Violent conflicts left scars to the separatist republic of Abkhazia, former riviera for Soviet tourists.
A handful of countries partially recognize the Republic of Abkhazia. Fighting for independence from Georgia, this beautiful area features not only beaches and palm trees but also some open scars from several conflicts in recent years. In Soviet times, Abkhazia was considered the “Red Riviera”. A relatively mild climate drew in tourists from all the former republics behind the iron curtain. The towns of Sukhumi, Novy Afon, and Gagra still feature a lot of health spas in various states of decay.
International sanctions and naval blockades are having a devastating effect on the region’s economy. For example, local transport is mostly done by bus. However, there is a weekly direct train from Moscow via Sochi. Therefore, the railway buildings remain closed (read: abandoned), since boarding the trains means walking from the street around the station building to the rail tracks.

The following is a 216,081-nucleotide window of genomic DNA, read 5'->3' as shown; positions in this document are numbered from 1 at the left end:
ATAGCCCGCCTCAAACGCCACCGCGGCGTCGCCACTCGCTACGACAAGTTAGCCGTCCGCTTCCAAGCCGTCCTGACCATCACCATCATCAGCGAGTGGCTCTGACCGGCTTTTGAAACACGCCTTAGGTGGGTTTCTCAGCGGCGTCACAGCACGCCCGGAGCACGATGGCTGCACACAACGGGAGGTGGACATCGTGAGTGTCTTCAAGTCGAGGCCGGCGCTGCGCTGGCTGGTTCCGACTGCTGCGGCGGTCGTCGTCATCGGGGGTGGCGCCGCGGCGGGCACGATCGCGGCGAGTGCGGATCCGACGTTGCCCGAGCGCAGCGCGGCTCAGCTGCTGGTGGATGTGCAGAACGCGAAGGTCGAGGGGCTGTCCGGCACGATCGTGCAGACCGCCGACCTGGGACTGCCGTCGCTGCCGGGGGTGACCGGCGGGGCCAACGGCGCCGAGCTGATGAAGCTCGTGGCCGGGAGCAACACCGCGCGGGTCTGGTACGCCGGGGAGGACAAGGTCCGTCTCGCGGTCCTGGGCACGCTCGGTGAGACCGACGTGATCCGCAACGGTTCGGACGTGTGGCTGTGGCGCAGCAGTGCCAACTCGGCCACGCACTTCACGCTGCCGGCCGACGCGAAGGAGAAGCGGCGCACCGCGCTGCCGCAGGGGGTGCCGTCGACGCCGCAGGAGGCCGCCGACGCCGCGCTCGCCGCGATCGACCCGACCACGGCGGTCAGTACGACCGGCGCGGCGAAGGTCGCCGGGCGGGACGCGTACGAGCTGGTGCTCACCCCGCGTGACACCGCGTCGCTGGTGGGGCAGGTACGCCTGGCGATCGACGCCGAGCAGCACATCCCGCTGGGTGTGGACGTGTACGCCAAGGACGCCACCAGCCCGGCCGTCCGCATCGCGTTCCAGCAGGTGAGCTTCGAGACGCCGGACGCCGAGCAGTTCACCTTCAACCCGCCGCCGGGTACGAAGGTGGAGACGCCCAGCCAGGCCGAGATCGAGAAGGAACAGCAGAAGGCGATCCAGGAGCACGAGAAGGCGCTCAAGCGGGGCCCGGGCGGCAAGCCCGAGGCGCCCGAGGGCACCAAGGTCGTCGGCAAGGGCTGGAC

The contrast of natural beauty and crumbling infrastructure is intriguing. This is an off-the-beaten-track destination for non-Russians. If you want to travel there, you should prepare accordingly: An Abkhaz visa (available through email) is required. Going to Georgia with an Abkhaz visa is not permitted. Last but not least: A very basic knowledge of Russian is essential to visit. Obviously, all the red tape is subject to change. Moreover, please check travel warnings before setting off to Abkhazia.